DENVER, Feb. 19 (Ticker) - Quentin Richardson burned the local favorite by revealing a hot hand.

Richardson made his final nine shots to capture the Shootout on Saturday night, defeating defending champion Voshon Lenard and Kyle Korver in the finals.

Not noted for his long-range marksmanship, Richardson put on a dazzling display late that brought back visions of the legendary Larry Bird and Craig Hodges.

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300k Quentin Richardson had the sweet stroke going on Saturday night.
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A swingman for the Phoenix Suns, Richardson went second in the finals after Korver, the sharpshooter of the Philadelphia 76ers, scored 18 points.

Richardson had eight points through his first three racks before catching fire to finish with 19 and take home the top prize of $25,000.

"I felt like I was shooting a little too hard so the first shot (in the second round) I tried to shoot softer and it got a little too soft,'' said Richardson, whose first attempt of the night was an airball. "Then I got it going."

Cheered on by teammates Allen Iverson and rookie Andre Iguodala, Korver settled for second after finishing third last year.

"(After Richardson started out slow) I was just worried about Voshon but then he (Richardson) got hot," Korver said. "Good for him. If he knocks down two racks in a row then he deserves to win."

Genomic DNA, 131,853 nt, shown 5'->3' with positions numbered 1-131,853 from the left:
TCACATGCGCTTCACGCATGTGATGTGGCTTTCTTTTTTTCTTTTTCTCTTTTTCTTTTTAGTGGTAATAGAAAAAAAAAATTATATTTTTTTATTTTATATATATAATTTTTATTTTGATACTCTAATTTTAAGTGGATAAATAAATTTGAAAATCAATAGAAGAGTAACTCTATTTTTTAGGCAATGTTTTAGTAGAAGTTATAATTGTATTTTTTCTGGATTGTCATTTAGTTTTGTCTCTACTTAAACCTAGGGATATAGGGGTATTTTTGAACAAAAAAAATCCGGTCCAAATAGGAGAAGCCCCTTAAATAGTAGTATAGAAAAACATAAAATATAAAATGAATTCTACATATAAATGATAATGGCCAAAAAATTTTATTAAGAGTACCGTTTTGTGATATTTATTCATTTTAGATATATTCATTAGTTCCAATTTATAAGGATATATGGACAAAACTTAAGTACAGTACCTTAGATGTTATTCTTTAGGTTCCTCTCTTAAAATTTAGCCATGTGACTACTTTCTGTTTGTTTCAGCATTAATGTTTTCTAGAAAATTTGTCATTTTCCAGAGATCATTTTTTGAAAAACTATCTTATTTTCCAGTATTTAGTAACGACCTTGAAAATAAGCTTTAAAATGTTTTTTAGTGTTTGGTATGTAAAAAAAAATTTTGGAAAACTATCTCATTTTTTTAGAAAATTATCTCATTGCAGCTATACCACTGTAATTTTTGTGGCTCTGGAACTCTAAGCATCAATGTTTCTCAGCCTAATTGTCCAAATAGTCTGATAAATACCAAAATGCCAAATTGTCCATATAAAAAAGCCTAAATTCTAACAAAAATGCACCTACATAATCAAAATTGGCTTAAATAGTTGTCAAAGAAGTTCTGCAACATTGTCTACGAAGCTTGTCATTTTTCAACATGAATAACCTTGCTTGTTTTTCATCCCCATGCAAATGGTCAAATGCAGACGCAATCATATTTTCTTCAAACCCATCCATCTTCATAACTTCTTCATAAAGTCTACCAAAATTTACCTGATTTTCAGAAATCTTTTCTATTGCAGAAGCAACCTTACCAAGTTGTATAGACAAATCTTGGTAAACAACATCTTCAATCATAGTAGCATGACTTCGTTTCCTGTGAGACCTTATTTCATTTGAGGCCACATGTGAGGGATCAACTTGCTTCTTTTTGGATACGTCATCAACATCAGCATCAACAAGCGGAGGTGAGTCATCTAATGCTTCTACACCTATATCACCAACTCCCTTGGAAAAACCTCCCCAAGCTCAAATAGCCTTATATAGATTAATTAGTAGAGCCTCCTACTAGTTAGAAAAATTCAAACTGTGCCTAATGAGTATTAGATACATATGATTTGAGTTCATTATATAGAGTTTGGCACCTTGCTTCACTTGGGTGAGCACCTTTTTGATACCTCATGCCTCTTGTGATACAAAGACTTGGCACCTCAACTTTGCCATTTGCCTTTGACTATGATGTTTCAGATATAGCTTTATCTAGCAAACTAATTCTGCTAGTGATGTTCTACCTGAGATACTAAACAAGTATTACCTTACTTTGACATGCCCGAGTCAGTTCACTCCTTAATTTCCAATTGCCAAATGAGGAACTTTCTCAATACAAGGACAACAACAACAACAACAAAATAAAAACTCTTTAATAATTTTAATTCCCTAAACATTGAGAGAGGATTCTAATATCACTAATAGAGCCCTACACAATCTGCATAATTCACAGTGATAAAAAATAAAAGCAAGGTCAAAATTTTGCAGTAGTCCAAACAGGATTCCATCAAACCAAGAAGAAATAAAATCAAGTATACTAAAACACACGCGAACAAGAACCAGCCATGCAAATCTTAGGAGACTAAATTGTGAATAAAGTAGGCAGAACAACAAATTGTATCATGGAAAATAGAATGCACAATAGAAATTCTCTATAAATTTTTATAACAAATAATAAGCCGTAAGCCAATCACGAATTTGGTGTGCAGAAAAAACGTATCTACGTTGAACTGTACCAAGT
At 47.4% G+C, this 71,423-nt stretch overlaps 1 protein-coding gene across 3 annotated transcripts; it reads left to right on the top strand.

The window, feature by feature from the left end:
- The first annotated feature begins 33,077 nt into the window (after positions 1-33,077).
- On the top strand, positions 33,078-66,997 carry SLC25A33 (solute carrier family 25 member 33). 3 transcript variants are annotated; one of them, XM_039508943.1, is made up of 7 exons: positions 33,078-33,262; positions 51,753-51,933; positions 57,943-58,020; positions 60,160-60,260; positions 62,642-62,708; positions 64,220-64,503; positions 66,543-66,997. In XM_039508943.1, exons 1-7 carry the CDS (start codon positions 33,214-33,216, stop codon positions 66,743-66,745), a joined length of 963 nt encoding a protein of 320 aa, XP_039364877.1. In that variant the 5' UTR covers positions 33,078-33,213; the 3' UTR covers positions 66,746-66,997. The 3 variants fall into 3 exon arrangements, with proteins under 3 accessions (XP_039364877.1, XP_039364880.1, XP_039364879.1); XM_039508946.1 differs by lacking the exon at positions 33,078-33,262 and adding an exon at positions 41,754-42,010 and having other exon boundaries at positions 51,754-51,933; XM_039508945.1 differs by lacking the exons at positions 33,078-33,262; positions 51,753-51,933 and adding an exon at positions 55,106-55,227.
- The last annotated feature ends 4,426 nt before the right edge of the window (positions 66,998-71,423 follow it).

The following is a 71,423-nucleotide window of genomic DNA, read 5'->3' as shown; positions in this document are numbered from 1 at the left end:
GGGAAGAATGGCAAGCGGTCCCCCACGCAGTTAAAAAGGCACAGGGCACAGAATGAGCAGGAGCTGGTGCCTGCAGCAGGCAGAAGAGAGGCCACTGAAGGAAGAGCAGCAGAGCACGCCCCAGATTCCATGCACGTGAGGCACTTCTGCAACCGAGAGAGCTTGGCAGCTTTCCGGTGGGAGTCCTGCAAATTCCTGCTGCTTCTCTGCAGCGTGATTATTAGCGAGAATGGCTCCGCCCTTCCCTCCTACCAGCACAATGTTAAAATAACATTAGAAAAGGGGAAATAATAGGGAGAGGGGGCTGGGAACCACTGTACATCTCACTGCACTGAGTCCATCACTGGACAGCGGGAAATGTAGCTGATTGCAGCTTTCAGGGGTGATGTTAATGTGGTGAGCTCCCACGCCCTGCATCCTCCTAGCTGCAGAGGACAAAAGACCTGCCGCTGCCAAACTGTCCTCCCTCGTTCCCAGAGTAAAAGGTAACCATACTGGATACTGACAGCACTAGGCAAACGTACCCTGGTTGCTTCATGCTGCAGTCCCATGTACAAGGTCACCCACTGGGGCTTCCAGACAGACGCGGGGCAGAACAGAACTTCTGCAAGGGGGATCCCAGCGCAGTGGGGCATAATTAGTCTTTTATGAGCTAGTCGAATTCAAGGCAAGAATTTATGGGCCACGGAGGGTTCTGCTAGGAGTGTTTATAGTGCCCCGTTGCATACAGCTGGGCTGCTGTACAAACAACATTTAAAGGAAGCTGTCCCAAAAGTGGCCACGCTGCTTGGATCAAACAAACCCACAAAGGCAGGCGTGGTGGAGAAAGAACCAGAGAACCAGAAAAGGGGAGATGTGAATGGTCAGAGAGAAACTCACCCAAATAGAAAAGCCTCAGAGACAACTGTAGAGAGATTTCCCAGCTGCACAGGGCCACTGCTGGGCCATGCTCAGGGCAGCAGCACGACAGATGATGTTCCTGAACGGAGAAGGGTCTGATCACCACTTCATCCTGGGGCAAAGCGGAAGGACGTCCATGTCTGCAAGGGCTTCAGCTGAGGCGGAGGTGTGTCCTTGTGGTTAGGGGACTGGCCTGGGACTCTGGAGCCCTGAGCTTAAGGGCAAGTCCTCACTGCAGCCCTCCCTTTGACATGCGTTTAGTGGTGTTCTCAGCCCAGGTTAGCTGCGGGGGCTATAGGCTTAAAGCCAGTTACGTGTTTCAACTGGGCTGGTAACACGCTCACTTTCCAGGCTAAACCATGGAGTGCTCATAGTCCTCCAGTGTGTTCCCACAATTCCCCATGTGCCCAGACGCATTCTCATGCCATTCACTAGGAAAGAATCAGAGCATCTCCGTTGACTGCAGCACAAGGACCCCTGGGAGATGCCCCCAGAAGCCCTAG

Korver also has the confidence that he will capture this event down the road.

"I'm going to win this thing one of these years," he said. "It's going to happen. I don't know which year but it's going to happen."

Competing despite suffering a torn Achillies tendon in the season opener, Lenard, the shooting guard of the Denver Nuggets, had a chance to wow the home crowd and overtake Richardson.

But Lenard, who dethroned two-time defending champion Peja Stojakovic of the Sacramento Kings last year, never found his rhythm and tallied 16 points.

"He (Richardson) heated up," Lenard said. "He's a good shooter. Hopefully I'll see him next year."

Clearly not in any sort of playing shape due to his injury, the bloated Lenard led the way in the first round by scoring 17 points. Ten came on the "money ball," the red, white and blue balls in rack that are worth two points each.

"It's tought when you don't play all year and then you go out there and shoot against some of the best guys in the NBA. I thought held my own," Lenard said.

Richardson and Korver joined Lenard in the finals by each scoring 14 points. They narrowly bested 2001 winner Ray Allen of the Seattle SuperSonics, who scored 13 points.

Joe Johnson of the Suns Vladimir Radmanovic of the Sonics scored eight and six points, respectively.